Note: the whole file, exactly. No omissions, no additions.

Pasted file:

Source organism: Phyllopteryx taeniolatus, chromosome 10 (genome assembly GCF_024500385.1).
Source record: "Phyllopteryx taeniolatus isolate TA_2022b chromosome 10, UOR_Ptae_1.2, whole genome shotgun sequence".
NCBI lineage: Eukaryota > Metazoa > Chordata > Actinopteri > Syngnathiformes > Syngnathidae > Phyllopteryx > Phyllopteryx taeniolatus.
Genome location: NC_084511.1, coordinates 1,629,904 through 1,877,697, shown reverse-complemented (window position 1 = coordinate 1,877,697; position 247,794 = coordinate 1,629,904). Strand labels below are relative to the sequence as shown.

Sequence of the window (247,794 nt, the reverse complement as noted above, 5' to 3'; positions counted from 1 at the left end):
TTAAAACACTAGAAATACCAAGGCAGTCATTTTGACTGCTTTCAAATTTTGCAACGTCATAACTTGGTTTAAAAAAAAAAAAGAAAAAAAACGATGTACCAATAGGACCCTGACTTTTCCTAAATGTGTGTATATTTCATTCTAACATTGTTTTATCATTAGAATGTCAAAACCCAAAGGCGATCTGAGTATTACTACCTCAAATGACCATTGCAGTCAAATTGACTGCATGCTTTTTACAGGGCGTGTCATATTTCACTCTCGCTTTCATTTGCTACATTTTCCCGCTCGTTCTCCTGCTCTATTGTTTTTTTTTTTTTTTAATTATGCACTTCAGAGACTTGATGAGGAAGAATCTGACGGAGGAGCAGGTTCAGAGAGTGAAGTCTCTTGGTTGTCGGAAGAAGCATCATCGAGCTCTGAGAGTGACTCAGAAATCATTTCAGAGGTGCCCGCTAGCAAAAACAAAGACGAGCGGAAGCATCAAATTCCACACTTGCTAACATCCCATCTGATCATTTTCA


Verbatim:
Source organism: Phyllopteryx taeniolatus, chromosome 10 (genome assembly GCF_024500385.1).
Source record: "Phyllopteryx taeniolatus isolate TA_2022b chromosome 10, UOR_Ptae_1.2, whole genome shotgun sequence".
NCBI lineage: Eukaryota > Metazoa > Chordata > Actinopteri > Syngnathiformes > Syngnathidae > Phyllopteryx > Phyllopteryx taeniolatus.
Genome location: NC_084511.1, coordinates 1,629,904 through 1,877,697, shown reverse-complemented (window position 1 = coordinate 1,877,697; position 247,794 = coordinate 1,629,904). Strand labels below are relative to the sequence as shown.

Sequence of the window (247,794 nt, the reverse complement as noted above, 5' to 3'; positions counted from 1 at the left end):
TTAAAACACTAGAAATACCAAGGCAGTCATTTTGACTGCTTTCAAATTTTGCAACGTCATAACTTGGTTTAAAAAAAAAAAAGAAAAAAAACGATGTACCAATAGGACCCTGACTTTTCCTAAATGTGTGTATATTTCATTCTAACATTGTTTTATCATTAGAATGTCAAAACCCAAAGGCGATCTGAGTATTACTACCTCAAATGACCATTGCAGTCAAATTGACTGCATGCTTTTTACAGGGCGTGTCATATTTCACTCTCGCTTTCATTTGCTACATTTTCCCGCTCGTTCTCCTGCTCTATTGTTTTTTTTTTTTTTTAATTATGCACTTCAGAGACTTGATGAGGAAGAATCTGACGGAGGAGCAGGTTCAGAGAGTGAAGTCTCTTGGTTGTCGGAAGAAGCATCATCGAGCTCTGAGAGTGACTCAGAAATCATTTCAGAGGTGCCCGCTAGCAAAAACAAAGACGAGCGGAAGCATCAAATTCCACACTTGCTAACATCCCATCTGATCATTTTCA